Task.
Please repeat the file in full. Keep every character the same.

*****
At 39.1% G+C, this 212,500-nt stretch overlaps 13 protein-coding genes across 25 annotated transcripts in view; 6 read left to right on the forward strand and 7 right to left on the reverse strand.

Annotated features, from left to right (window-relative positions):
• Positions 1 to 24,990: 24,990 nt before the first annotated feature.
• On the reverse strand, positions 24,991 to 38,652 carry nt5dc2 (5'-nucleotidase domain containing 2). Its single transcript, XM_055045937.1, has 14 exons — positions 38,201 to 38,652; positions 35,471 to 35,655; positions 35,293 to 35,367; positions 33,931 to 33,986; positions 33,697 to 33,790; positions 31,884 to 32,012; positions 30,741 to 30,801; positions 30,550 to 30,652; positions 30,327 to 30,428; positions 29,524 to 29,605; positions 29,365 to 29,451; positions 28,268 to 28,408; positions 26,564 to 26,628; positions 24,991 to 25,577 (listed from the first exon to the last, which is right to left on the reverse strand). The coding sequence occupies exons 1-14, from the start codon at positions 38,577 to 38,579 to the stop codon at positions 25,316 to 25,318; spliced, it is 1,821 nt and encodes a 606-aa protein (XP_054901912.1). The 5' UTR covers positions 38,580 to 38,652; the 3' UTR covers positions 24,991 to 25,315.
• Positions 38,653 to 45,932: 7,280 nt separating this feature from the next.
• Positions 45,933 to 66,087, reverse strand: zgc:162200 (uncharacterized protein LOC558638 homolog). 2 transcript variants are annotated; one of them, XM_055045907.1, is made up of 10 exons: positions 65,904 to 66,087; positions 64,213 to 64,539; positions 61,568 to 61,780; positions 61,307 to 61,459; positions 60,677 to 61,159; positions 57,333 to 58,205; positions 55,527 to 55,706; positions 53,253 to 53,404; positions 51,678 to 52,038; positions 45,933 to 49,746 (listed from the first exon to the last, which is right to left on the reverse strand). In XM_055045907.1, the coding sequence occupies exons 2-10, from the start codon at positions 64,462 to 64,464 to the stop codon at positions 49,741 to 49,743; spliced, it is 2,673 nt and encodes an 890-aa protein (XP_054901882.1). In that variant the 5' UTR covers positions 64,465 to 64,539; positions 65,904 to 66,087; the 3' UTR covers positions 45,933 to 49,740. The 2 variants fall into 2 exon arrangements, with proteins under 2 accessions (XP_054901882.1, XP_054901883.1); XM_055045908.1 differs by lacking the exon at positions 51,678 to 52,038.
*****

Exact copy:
At 39.1% G+C, this 212,500-nt stretch overlaps 13 protein-coding genes across 25 annotated transcripts in view; 6 read left to right on the forward strand and 7 right to left on the reverse strand.

Annotated features, from left to right (window-relative positions):
• Positions 1 to 24,990: 24,990 nt before the first annotated feature.
• On the reverse strand, positions 24,991 to 38,652 carry nt5dc2 (5'-nucleotidase domain containing 2). Its single transcript, XM_055045937.1, has 14 exons — positions 38,201 to 38,652; positions 35,471 to 35,655; positions 35,293 to 35,367; positions 33,931 to 33,986; positions 33,697 to 33,790; positions 31,884 to 32,012; positions 30,741 to 30,801; positions 30,550 to 30,652; positions 30,327 to 30,428; positions 29,524 to 29,605; positions 29,365 to 29,451; positions 28,268 to 28,408; positions 26,564 to 26,628; positions 24,991 to 25,577 (listed from the first exon to the last, which is right to left on the reverse strand). The coding sequence occupies exons 1-14, from the start codon at positions 38,577 to 38,579 to the stop codon at positions 25,316 to 25,318; spliced, it is 1,821 nt and encodes a 606-aa protein (XP_054901912.1). The 5' UTR covers positions 38,580 to 38,652; the 3' UTR covers positions 24,991 to 25,315.
• Positions 38,653 to 45,932: 7,280 nt separating this feature from the next.
• Positions 45,933 to 66,087, reverse strand: zgc:162200 (uncharacterized protein LOC558638 homolog). 2 transcript variants are annotated; one of them, XM_055045907.1, is made up of 10 exons: positions 65,904 to 66,087; positions 64,213 to 64,539; positions 61,568 to 61,780; positions 61,307 to 61,459; positions 60,677 to 61,159; positions 57,333 to 58,205; positions 55,527 to 55,706; positions 53,253 to 53,404; positions 51,678 to 52,038; positions 45,933 to 49,746 (listed from the first exon to the last, which is right to left on the reverse strand). In XM_055045907.1, the coding sequence occupies exons 2-10, from the start codon at positions 64,462 to 64,464 to the stop codon at positions 49,741 to 49,743; spliced, it is 2,673 nt and encodes an 890-aa protein (XP_054901882.1). In that variant the 5' UTR covers positions 64,465 to 64,539; positions 65,904 to 66,087; the 3' UTR covers positions 45,933 to 49,740. The 2 variants fall into 2 exon arrangements, with proteins under 2 accessions (XP_054901882.1, XP_054901883.1); XM_055045908.1 differs by lacking the exon at positions 51,678 to 52,038.